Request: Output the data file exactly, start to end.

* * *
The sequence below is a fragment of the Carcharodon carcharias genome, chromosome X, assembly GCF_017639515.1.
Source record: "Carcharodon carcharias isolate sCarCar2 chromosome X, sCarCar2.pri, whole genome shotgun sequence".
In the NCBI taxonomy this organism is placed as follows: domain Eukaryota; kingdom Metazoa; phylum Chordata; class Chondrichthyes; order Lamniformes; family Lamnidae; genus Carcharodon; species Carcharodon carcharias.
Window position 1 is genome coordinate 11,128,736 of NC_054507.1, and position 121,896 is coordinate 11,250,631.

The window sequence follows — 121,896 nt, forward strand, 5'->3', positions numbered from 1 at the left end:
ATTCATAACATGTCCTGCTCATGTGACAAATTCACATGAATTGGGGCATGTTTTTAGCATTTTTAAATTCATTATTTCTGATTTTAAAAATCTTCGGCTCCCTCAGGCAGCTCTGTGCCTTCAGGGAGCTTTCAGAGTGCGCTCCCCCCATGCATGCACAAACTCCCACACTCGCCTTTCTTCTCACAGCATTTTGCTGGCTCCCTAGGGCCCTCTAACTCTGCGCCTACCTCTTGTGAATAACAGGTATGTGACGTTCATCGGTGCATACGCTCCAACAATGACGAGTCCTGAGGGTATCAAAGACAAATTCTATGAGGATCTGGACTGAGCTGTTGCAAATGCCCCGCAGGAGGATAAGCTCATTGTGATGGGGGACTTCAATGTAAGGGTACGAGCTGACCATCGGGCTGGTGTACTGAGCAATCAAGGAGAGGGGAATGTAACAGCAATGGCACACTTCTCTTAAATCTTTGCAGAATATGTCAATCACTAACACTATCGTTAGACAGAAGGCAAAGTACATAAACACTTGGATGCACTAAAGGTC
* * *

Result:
The sequence below is a fragment of the Carcharodon carcharias genome, chromosome X, assembly GCF_017639515.1.
Source record: "Carcharodon carcharias isolate sCarCar2 chromosome X, sCarCar2.pri, whole genome shotgun sequence".
In the NCBI taxonomy this organism is placed as follows: domain Eukaryota; kingdom Metazoa; phylum Chordata; class Chondrichthyes; order Lamniformes; family Lamnidae; genus Carcharodon; species Carcharodon carcharias.
Window position 1 is genome coordinate 11,128,736 of NC_054507.1, and position 121,896 is coordinate 11,250,631.

The window sequence follows — 121,896 nt, forward strand, 5'->3', positions numbered from 1 at the left end:
ATTCATAACATGTCCTGCTCATGTGACAAATTCACATGAATTGGGGCATGTTTTTAGCATTTTTAAATTCATTATTTCTGATTTTAAAAATCTTCGGCTCCCTCAGGCAGCTCTGTGCCTTCAGGGAGCTTTCAGAGTGCGCTCCCCCCATGCATGCACAAACTCCCACACTCGCCTTTCTTCTCACAGCATTTTGCTGGCTCCCTAGGGCCCTCTAACTCTGCGCCTACCTCTTGTGAATAACAGGTATGTGACGTTCATCGGTGCATACGCTCCAACAATGACGAGTCCTGAGGGTATCAAAGACAAATTCTATGAGGATCTGGACTGAGCTGTTGCAAATGCCCCGCAGGAGGATAAGCTCATTGTGATGGGGGACTTCAATGTAAGGGTACGAGCTGACCATCGGGCTGGTGTACTGAGCAATCAAGGAGAGGGGAATGTAACAGCAATGGCACACTTCTCTTAAATCTTTGCAGAATATGTCAATCACTAACACTATCGTTAGACAGAAGGCAAAGTACATAAACACTTGGATGCACTAAAGGTC